BRITAIN’S right-to-buy scheme was once hailed as the ‘social revolution’ which finally gave struggling families the life-changing chance to own their own home.
But now almost four decades since its introduction, the scheme – which allowed millions to buy their council houses at heavily-cut prices – has today been labelled as the root cause of the nation’s ‘social housing crisis’.
Since its inception, more than 2.6 million former council tenants in Britain have bought homes under the policy, according to The Chartered Institute of Housing.
However, a new study by the BBC has today shown how local authorities have been left in the lurch as a government pledge to replace sold council housing on a one-for-one basis has ‘fallen far short’.
Damning figures show that less than a third of homes sold under the scheme since 2012 have been replaced.
The revelation comes as Portsmouth continues to be gripped by a homes crisis with hundreds of families stuck in limbo on housing waiting lists.
In the past five years alone, Portsmouth City Council has sold 397 of its own stock – and about 16,500 properties since the right to buy scheme was introduced, the authority’s leader Councillor Vernon-Jackson has said.
‘The scheme has been brilliant for those families who were able to buy their own homes,’ said the Lib Dem leader. ‘But it’s been absolutely devastating for the next generation.’
The study has shown councils have been left out of pocket as ex-tenants reaped the profits of their new homes.
In Portsmouth, the average ex-tenant kept their homes for 2,428 days – about six-and-a-half years – before selling up. In that time, they made a profit of £57,056, or £30 a day.
Fareham homeowners raked in profits, on average, of £70,780, with people staying put for 3,156 days (8.6 years) before selling.
Havant homeowners notched up £55,439 in profit while those in Gosport achieved £48,306.
Portsmouth City Council said the right-to-buy programme had led a reduction in its housing stock.
A council spokeswoman added: ‘We have struggled to replace council properties at the rate that we have sold it – which in turn has put pressure on affordable homes in the city.’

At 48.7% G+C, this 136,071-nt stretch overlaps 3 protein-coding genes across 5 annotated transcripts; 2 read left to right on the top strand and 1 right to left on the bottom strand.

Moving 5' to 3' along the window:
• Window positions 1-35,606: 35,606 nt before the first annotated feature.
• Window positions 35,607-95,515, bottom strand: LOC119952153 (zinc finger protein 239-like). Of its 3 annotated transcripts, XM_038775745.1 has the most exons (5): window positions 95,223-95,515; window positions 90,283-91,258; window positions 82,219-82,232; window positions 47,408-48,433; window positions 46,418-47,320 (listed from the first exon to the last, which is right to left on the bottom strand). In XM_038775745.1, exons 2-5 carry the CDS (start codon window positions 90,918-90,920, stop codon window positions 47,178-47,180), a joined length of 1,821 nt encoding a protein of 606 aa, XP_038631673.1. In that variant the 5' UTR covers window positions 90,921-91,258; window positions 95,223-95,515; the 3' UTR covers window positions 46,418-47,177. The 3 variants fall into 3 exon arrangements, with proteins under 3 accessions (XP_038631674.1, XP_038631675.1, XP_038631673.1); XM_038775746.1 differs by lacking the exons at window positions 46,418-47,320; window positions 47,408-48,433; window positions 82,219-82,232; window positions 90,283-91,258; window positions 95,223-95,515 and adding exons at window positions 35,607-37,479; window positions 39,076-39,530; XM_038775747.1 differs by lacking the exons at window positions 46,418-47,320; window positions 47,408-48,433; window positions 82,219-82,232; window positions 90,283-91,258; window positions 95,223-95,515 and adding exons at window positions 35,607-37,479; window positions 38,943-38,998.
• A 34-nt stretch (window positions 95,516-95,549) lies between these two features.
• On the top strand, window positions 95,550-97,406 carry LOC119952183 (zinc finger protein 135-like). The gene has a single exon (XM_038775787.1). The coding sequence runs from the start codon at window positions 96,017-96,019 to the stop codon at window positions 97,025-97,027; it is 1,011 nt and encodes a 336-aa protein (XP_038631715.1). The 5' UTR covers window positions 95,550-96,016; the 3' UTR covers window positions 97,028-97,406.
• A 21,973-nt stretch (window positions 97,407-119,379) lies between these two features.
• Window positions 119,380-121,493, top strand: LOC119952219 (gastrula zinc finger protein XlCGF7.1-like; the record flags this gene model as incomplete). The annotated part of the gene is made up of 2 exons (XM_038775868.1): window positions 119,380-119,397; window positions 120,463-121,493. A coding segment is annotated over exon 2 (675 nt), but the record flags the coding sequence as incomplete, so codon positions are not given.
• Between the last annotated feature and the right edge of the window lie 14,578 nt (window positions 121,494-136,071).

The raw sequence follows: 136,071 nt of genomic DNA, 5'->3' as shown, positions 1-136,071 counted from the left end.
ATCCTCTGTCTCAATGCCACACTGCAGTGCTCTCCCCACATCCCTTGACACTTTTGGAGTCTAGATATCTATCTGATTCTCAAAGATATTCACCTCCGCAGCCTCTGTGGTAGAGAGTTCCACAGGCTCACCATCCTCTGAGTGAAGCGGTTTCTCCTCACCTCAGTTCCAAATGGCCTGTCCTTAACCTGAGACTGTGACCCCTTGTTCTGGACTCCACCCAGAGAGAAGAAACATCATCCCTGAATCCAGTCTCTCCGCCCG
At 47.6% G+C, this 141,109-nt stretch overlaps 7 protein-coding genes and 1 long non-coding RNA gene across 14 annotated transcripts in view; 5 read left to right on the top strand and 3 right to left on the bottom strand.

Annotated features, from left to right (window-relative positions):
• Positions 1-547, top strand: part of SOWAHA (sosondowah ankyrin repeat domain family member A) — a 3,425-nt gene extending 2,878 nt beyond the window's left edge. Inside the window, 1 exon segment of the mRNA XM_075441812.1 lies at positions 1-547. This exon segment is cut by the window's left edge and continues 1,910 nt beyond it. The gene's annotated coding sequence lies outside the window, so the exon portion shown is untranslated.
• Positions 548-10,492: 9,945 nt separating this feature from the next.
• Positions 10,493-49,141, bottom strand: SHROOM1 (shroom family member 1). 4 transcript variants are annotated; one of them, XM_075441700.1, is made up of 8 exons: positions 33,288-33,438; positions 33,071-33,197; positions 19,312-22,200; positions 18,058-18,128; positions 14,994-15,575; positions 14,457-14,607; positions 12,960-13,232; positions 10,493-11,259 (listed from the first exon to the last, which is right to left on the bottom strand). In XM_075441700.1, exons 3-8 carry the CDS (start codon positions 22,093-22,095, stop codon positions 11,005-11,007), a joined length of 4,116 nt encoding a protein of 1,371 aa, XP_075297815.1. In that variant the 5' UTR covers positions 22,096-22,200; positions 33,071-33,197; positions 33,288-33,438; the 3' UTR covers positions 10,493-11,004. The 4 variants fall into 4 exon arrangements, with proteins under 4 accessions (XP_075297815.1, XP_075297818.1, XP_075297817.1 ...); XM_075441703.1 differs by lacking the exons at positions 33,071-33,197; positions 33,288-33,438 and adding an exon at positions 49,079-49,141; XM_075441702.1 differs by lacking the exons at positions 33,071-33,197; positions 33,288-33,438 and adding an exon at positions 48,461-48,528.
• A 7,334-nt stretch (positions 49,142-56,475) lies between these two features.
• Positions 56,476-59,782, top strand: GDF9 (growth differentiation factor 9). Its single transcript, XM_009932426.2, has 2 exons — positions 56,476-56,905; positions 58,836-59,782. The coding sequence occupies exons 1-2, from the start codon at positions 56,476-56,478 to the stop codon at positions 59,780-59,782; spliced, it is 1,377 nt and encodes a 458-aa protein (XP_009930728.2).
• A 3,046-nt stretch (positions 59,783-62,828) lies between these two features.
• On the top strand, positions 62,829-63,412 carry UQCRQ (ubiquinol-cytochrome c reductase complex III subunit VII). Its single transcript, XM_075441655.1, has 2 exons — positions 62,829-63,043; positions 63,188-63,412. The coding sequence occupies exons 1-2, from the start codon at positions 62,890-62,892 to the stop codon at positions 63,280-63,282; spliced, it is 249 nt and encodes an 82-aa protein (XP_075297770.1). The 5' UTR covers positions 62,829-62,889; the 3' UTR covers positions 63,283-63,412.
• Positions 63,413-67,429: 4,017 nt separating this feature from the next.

Paul Dossett, head of local government at financial services firm Grant Thornton UK LLP, agreed and said Portsmouth was not alone in this problem.
The housing market expert said: ‘The right-to-buy scheme has been a disaster for the UK taxpayer.
‘Not only have they ended up getting less value for taxpayer-funded assets, the subsequent shortage of social housing has resulted in a hike in rent prices which, when the tenant is a recipient of housing benefit, is also funded by the taxpayer.
‘Councils have been forced to buy back homes at a significantly-inflated price to try and meet demand - a financial disaster for councils who are already struggling to remain financially sustainable.’
In 1980, when the scheme was introduced, tenants who had lived in their home for up to three years were offered a 33 per cent discount on the market value of their council home, increasing in stages up to 50 per cent for a tenancy of 20 years.
Today, homeowners receive a 35 per cent discount if they have been a public sector tenant for between three and five years. After five years, the discount increases one per cent for each extra year of tenancy, up to a maximum of 70 per cent.
The BBC’s research showed there were 9,650 sales between July 1999 and March 2018. The total profit made on those homes sales in the south east was £347m or £287m in real terms.
Right-to-buy homes were kept for an average of 2,665 days. The longest time someone kept their ex-council home before selling was 12,457 days (34 years) in Fareham. It was bought in November 1982 and sold in December 2016 for £134,000.
Kit Malthouse, housing minister, said the property project had helped millions of people take their first steps onto the housing ladder.
He said: ‘Under right to buy, the government has helped nearly two million people achieve their dream of home ownership and we are working hard to make sure that everyone in the country who wants it has a shot at getting on the housing ladder.
‘Tenants who use right to buy must repay some of their discount back to their council if they sell the property within the first five years, and must offer their local authority the opportunity to buy it back.’